Survivors struggle to be human in a world ruled by zombies.
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It's a real-life version of the despairing process that's beginning to happen to the protagonists on The Walking Dead, who have begun to confront how best to survive in a world of utter hopelessness. For the dearly departed, becoming a zombie is dehumanization in the most literal sense of the word. But The Walking Dead's subtler, more insidious dehumanization is what's happening to the still-human survivors. Last week's "18 Miles Out" left the group mired in a complex moral conundrum that has nothing to do with zombies and everything to do with humanity. Young prisoner Randall—who, lest we forget, was part of a group that attempted to kill Rick and company—knows where the group's vulnerable farmstead is located. Could Randall be trusted to repay the group's mercy in kind? Or would he betray his captors and mount an attack for his personal gain? The question of Randall's ultimate fate, which places each of the survivors in the role of judge and jury, is a moral test unlike any that they've faced—and as Dale pleads for the life of the prisoner, their reactions reveal just how much the group's sense of human morality has begun to erode:
"We have to eliminate the threat."
As the group's de facto leader, Rick carries the majority of the survivors' collective moral burden. His approach to the Randall problem is a particularly selfish brand of pragmatism: His priority is keeping Lori, Carl, and his unborn child safe, and freeing Randall constitutes an unnecessary risk to that safety. But it's hard not to be disturbed by the arbitrariness of Rick's decision. It was, after all, not too long ago that Rick was the outsider of the survivors' group, when Glen risked his life to save Rick from a particularly aggressive horde of zombies. This isn't the Rick Grimes of the series' pilot episode, who said "I'm sorry this happened to you" to a zombie before he gave it a mercy killing. It isn't even the Rick who pleaded and reasoned with Hershel Greene for temporary sanctuary earlier in the season. But Rick, unlike some of the others, also takes responsibility for his inhumanity; his approach to Randall's execution—which he, like Shane, supports—recalls the philosophy of Ned Stark in HBO's Game of Thrones: "The man who passes the sentence should swing the sword." Rick isn't just willing to be judge and jury; should the need arise, he'll be the executioner.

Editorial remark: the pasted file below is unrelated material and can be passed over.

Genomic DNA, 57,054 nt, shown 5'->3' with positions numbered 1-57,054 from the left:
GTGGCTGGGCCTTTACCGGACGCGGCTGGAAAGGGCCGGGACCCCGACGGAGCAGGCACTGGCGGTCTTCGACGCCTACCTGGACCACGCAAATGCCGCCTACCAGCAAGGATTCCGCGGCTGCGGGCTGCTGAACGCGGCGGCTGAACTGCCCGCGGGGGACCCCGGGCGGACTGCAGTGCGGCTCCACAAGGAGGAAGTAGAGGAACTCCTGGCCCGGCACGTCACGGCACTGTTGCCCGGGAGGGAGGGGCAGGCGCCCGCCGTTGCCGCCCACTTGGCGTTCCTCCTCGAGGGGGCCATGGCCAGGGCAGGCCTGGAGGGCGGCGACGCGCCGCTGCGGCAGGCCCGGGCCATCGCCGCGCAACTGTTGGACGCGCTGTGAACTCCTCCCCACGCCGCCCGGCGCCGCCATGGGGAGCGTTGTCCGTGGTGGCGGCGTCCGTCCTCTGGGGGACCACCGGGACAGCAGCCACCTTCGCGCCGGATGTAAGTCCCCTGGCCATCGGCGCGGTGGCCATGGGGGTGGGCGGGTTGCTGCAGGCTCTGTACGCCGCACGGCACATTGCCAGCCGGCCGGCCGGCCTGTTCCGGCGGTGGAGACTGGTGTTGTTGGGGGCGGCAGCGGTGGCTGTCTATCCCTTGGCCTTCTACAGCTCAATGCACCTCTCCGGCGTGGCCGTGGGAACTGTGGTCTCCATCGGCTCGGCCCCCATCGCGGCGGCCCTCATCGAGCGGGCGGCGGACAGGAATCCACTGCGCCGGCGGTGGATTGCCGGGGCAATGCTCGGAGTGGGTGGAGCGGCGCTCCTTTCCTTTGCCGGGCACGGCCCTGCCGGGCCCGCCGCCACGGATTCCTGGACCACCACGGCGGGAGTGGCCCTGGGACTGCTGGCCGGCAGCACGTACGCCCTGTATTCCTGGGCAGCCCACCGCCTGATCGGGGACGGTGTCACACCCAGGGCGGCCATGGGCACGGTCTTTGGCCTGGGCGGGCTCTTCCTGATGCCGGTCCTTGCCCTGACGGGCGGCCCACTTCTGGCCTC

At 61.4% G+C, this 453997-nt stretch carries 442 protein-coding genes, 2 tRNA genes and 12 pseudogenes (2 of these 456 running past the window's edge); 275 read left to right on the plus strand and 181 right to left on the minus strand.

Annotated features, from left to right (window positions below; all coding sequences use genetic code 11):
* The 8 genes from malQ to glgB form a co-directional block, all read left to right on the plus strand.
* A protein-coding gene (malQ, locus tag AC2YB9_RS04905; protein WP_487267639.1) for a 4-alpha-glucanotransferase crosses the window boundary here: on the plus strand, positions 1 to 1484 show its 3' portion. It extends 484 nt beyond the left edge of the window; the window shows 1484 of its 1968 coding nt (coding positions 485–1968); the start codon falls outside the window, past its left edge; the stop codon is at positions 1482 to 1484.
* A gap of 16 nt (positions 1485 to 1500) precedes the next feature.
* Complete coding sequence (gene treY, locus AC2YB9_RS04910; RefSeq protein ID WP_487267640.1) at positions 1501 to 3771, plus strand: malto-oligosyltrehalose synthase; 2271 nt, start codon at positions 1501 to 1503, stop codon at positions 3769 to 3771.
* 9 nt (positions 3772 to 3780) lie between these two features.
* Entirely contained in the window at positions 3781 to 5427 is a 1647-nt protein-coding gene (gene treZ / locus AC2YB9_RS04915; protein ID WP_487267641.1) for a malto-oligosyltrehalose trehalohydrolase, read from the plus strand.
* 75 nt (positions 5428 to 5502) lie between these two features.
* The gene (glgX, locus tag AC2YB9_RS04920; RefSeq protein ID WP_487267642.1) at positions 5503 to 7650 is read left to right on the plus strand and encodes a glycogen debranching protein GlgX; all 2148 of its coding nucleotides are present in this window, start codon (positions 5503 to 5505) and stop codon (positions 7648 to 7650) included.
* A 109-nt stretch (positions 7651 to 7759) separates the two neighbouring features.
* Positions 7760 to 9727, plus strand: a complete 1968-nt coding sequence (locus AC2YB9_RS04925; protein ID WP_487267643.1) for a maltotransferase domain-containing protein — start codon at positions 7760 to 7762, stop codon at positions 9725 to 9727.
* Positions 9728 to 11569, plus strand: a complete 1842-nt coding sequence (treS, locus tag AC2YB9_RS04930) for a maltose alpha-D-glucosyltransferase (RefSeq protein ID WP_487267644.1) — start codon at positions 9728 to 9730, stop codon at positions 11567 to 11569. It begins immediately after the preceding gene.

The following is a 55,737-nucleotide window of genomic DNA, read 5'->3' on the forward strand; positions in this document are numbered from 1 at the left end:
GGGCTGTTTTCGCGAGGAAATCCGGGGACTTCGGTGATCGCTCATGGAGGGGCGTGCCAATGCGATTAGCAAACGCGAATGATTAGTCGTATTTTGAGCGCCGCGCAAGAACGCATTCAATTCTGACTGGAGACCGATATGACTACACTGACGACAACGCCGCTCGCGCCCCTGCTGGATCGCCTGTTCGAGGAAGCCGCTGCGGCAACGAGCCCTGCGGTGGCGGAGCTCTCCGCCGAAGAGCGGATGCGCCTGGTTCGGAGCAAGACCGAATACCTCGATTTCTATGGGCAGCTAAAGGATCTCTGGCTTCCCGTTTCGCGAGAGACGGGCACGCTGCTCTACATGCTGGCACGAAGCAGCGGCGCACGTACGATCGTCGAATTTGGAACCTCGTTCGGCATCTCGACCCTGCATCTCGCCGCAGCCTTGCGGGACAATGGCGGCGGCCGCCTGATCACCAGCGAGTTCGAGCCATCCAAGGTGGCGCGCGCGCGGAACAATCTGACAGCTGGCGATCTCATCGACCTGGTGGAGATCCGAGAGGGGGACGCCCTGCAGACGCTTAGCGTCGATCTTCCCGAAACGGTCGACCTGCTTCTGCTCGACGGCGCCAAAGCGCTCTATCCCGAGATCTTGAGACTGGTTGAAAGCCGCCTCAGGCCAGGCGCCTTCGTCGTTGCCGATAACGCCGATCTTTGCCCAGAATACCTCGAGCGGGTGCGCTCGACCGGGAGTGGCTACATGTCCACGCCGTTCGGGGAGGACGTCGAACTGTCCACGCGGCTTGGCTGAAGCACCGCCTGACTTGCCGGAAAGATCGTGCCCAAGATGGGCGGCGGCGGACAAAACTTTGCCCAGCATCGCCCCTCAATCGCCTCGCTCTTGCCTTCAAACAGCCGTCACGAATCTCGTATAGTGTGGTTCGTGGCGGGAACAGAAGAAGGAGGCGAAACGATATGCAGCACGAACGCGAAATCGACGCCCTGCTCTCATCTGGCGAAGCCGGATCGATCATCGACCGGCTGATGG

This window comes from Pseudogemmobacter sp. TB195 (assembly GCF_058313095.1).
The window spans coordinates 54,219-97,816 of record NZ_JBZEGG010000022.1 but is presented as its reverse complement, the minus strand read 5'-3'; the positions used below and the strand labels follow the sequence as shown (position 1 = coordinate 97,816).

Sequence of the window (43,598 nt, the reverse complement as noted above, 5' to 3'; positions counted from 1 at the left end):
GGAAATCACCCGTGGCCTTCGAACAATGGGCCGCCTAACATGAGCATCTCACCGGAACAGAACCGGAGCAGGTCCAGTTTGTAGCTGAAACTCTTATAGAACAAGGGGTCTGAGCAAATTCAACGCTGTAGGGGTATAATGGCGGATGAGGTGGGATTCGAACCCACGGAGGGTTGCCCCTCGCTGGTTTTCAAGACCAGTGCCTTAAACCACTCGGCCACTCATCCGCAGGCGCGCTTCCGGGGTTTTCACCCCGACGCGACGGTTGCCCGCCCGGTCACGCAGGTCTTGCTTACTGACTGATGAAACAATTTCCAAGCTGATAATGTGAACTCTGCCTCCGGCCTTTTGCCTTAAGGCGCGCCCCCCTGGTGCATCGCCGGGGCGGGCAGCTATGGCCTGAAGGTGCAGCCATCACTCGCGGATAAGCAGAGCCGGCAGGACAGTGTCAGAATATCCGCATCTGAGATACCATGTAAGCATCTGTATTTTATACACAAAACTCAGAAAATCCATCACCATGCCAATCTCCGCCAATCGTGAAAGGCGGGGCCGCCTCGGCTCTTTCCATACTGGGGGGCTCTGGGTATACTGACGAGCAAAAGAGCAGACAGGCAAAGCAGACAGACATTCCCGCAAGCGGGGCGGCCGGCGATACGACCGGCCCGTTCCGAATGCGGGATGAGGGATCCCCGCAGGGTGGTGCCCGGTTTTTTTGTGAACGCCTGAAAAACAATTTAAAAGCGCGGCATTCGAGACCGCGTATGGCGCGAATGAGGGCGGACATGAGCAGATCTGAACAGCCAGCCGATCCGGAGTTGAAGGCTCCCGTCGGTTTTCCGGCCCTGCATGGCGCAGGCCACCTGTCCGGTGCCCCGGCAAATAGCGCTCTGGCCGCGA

"Who says we're civilized anymore?"
If The Walking Dead's scale of morality ranges from the humanism of Dale to amorality of Shane, Andrea's arrow has consistently swung toward to the "Shane" side of the equation. Andrea faced the hopelessness of a post-apocalyptic life more quickly than the other survivors when her sister Amy was the series' first major zombie victim. Dale, who thwarted Andrea's attempt to commit suicide at the end of the first season, has repeatedly and unsuccessfully appealed to her sense of decency (in "Judge, Jury, Executioner," he reminds her—and us—that in her former life Andrea was a civil rights attorney). Andrea's sense of humanity seems to have died along with her sister, though there's always the chance that the events of the final moments of "Judge, Jury, Executioner" will resurrect her sense of moral duty.
"I don't want to know... I've made too many mistakes."
There are few characters on The Walking Dead who have had as full an arc as Hershel Greene, who spent months protecting and sustaining his zombified loved ones before Shane gunned each of them down before his eyes. Hershel has subsequently retreated away from religion and back into alcoholism. But his refusal to weigh in on the episode's moral conundrum speaks to a new level of hopelessness for the character. Hershel, like Carol, is content to let someone else make the hard choices—and to stand silently by while violence is carried out in the name of justice. But refusing to intervene one way or the other is a choice in its own right—it's just a more cowardly one.
"Keeping our humanity—that's a choice."
If there's a God in The Walking Dead universe, he has a particularly cruel sense of humor. Dale, who spent "Judge, Jury, Executioner" pleading the case of a man he didn't even know, is the one on the executioner's block by the episode's end, after being attacked by one the utterly amoral walking dead. It's no accident that Carl, The Walking Dead's last remaining "innocent," is indirectly responsible for Dale's death; taken broadly, his death marks the death of a certain morality on the show, and the embrace of a philosophy that's something crueler and darker. Dale, unlike any of the other survivors, maintained his humanity to the very end of his waking life—but even he couldn't choose not to come back as something amoral and inhuman. In a world that seems utterly incapable of getting better, it's a none-too-reassuring sign that things will almost certainly get worse.
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